Working with over 200 organizations that focus on serving people who are homeless, hungry, and living in poverty, I’ve come to conclude that there are 4 myths that keep organizations like this from achieving their full potential in major gift fundraising. As you read this post, maybe you’ll recognize some of these myths. Maybe you’ve […]
Upcoming Presentations – #MCHConf
I’m excited to announce that I’ll be presenting two sessions at the upcoming Minnesota Coalition for the Homeless annual conference. This year I’ll be presenting on Raising Major Gifts for Homeless Service Organizations, and Creating Effective Fundraising Offers.
Both sessions will help fundraisers in the homeless services / domestic poverty space to more effectively identify, engage, and solicit high value donors…and ultimately raise more money for their causes!
If you lead a homeless service org in Minnesota or fundraise for one and aren’t yet registered for this conference, there’s still time to sign up! Use this link to register.
And when you attend one of my sessions, you’ll also get a free copy of my book, Rainmaking.
I hope to see you there!
Over the next three months nonprofits will raise over 30% of their annual revenue. Some of you might even raise as much as 50% of your budget between now and year-end. With that kind of opportunity in front of you, it’s essential that you’re focused on the activities that will get you the most leverage […]
Rainmaking notes from the field
Wouldn’t you love to be referred to as a Fundraising Rainmaker?
A ‘Rainmaker’ is the key figure in the nonprofit organization, not merely just a fundraiser, but a Major Gift Officer who is highly regarded within the organization because they bring in big donor dollars and win the trust of donors almost by magic. They easily and comfortably engage current donors to give higher amounts to the mission and to support new projects.
Rainmaking: The Fundraiser’s Guide to Landing Big Gifts is a road map for development directors to hone their ‘rainmaking’ skills that will enable them to bring much success to their organization’s major gifts mission, goal, and bottom-line.
If you want to separate yourself from the average fundraiser or development manager to become the Major Gift Officer that everyone wants to hire, read Jones & Olsen’s book now! They’ve been working their magic for five decades and now share that magic and those proven examples in this how-to book that enables you to immediately become a Fundraising Rainmaker!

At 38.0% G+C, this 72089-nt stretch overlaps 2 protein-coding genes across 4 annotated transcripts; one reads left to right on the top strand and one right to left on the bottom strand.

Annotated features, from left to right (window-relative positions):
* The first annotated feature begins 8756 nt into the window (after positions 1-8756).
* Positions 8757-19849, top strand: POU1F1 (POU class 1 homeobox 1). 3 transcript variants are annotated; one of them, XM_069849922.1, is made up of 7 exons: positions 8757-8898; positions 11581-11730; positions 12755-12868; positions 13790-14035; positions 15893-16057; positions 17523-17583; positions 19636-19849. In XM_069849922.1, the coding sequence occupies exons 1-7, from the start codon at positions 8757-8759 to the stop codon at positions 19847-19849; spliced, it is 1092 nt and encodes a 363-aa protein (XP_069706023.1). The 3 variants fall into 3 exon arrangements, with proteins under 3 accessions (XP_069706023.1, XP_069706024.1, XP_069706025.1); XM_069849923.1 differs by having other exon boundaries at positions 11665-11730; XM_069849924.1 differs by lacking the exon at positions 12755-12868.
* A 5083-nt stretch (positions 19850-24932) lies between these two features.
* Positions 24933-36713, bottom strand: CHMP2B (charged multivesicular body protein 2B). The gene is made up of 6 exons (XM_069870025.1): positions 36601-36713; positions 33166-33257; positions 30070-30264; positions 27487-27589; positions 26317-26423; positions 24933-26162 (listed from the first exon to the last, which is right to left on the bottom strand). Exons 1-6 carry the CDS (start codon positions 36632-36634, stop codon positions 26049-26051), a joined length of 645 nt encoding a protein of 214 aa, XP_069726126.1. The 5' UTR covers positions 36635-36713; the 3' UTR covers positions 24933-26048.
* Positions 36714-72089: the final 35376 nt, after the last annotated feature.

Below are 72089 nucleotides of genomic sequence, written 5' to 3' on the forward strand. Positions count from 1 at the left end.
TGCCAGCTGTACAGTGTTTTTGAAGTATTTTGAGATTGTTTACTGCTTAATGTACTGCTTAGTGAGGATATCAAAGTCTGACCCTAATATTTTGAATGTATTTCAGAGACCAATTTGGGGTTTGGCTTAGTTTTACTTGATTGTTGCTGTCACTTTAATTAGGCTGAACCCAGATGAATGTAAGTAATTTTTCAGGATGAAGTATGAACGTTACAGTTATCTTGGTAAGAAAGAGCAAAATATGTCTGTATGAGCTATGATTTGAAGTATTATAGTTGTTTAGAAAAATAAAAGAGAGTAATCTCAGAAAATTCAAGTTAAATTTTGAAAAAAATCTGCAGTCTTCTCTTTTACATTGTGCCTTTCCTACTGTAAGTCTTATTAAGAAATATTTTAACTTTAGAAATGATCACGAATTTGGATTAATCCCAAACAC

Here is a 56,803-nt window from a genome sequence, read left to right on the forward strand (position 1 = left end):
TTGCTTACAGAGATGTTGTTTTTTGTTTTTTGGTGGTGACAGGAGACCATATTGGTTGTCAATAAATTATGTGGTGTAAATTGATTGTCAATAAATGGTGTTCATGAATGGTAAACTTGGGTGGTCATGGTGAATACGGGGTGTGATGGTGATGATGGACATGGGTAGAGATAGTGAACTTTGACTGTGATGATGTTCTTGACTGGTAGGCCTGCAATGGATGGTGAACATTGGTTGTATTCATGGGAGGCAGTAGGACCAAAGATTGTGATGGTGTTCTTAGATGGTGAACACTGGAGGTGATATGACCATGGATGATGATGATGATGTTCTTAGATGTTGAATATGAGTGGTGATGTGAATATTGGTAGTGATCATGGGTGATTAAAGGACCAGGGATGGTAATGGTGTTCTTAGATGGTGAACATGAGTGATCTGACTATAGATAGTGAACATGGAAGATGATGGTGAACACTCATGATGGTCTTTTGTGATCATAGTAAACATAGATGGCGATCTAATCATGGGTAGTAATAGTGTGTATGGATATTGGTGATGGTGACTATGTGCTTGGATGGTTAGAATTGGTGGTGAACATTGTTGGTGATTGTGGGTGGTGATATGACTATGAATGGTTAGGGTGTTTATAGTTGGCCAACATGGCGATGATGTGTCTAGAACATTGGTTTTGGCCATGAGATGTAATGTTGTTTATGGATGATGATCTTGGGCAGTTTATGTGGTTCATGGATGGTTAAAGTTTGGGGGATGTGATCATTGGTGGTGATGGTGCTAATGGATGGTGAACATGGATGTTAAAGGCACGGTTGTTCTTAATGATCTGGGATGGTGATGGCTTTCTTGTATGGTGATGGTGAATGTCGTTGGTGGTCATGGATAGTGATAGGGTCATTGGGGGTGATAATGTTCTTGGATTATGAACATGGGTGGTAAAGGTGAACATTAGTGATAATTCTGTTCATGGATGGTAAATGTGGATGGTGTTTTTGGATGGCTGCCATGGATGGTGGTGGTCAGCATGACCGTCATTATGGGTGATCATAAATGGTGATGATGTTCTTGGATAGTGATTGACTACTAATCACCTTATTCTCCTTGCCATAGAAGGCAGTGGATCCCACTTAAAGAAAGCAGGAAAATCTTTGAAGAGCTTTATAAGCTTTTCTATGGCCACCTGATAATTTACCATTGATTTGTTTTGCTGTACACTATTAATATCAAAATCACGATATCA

Get your copy of Rainmaking today — you’ll be glad you did!
Is Your Fundraising Agency Screwing You?
Do you know how to tell if your fundraising agency is screwing you? Are your needs and goals primary in the relationship, or is your agency acting in a way to advance their priorities above yours?
I’ve been meeting recently with organizations who, for lack of a better way to say it, have been getting screwed by their agencies. Here are some examples that you should look out for in your agency relationship too:
Organization A: Their agency recommended mailing their deceased donor file as a way to get gifts “in memory of” their dead donors. Not surprisingly, this approach doesn’t yield much in the way of revenue or engagement, AND it can be incredibly insensitive to the families of your donors. But…it does increase the mail quantity and income for the agency.
Organization B: Against the specific instruction of the nonprofit, the agency included managed major gift prospects in their mail program. And because the agency was managing the segmentation and mailing with minimal oversight or input from the nonprofit, this was entirely unknown until this organization changed agencies and their new partner uncovered this. It made their direct mail results look great, but did nothing to advance meaningful relationships with their major donors.
Organization C: This organization’s agency mailed 9-12 solicitation appeals per year to their existing donors. Six of those mailings generated ZERO net dollars for the organization. But they generated a lot of money for the fundraising agency.
Organization D: 30%+ of this organization’s donor file that are so low value that they will NEVER generate positive net revenue for the organization (sure, there may be a very small number of donors in that 30% that do generate net, but the majority will not). But the fundraising agency continues to mail these people every month, regardless of the fact that their values are so low — and they generate no net revenue for the nonprofit.
What all of these examples have in common is that they and their agencies have competing economic incentives. The nonprofits’ goals are to maximize net revenue to deliver more services to more people in need. But the fundraising agencies are compensated for every piece of mail they put in the mail stream — giving them little, if any incentive to restrict mail in any of the examples above.
Let this be a lesson and a warning — if your nonprofit’s economic incentives aren’t aligned with those of your fundraising agency, there’s a good chance you’re being done a disservice, whether intentionally or accidentally.